This excerpt taken from the SBR 10-K filed Mar 16, 2005.
Florida, Mississippi, New Mexico and Oklahoma. Florida does not have a personal income tax. Florida imposes an income tax on resident and nonresident corporations (except for S corporations not subject to the built-in gains tax or passive investment income tax), which will be applicable to royalty income allocable to a corporate Unit holder from properties located within Florida. Mississippi, New Mexico and Oklahoma each impose an income tax applicable to both resident and nonresident individuals and corporations (subject to certain exceptions for S corporations), which will be applicable to royalty income allocable to a Unit holder from properties located within these states. Although the Trust may be required to file information returns with taxing authorities in those states and provide copies of such returns to the Unit holders, the Trust should be considered a grantor trust for state income tax purposes and the Royalty Properties that are located in such states should be considered economic interests in minerals for state income tax purposes.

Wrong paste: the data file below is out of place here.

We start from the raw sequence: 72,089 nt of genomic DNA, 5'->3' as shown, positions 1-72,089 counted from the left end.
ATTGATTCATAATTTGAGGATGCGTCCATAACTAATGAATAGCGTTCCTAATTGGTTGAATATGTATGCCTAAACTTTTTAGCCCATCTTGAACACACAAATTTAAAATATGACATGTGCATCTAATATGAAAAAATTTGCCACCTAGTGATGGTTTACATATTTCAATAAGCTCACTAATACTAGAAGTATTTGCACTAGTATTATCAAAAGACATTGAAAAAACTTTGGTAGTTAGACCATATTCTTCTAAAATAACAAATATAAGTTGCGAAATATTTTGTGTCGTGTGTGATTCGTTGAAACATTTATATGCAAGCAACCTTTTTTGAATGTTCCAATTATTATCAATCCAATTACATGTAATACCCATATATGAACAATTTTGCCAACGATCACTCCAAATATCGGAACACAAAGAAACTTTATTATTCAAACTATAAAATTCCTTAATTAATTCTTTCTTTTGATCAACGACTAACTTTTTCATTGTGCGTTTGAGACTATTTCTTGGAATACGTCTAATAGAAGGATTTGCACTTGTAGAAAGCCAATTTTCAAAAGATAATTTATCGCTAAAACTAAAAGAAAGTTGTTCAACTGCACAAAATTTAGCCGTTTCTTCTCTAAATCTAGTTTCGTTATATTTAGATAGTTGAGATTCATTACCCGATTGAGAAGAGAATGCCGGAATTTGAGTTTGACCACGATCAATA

Generally, the state income tax due by nonresidents in all of the aforementioned states is computed as a percentage of taxable income attributable to the particular state. By contrast, residents are taxed on their taxable income from all sources, wherever earned. Furthermore, even though state laws vary, taxable income for state purposes is often computed in a manner similar to the computation of taxable income for federal income tax purposes. Some of these states give credit for taxes paid to other states by their residents on income from sources in those other states. In certain of these states, a Unit holder is required to file a state income tax return if income is attributable to the Unit holder even though no tax is owed.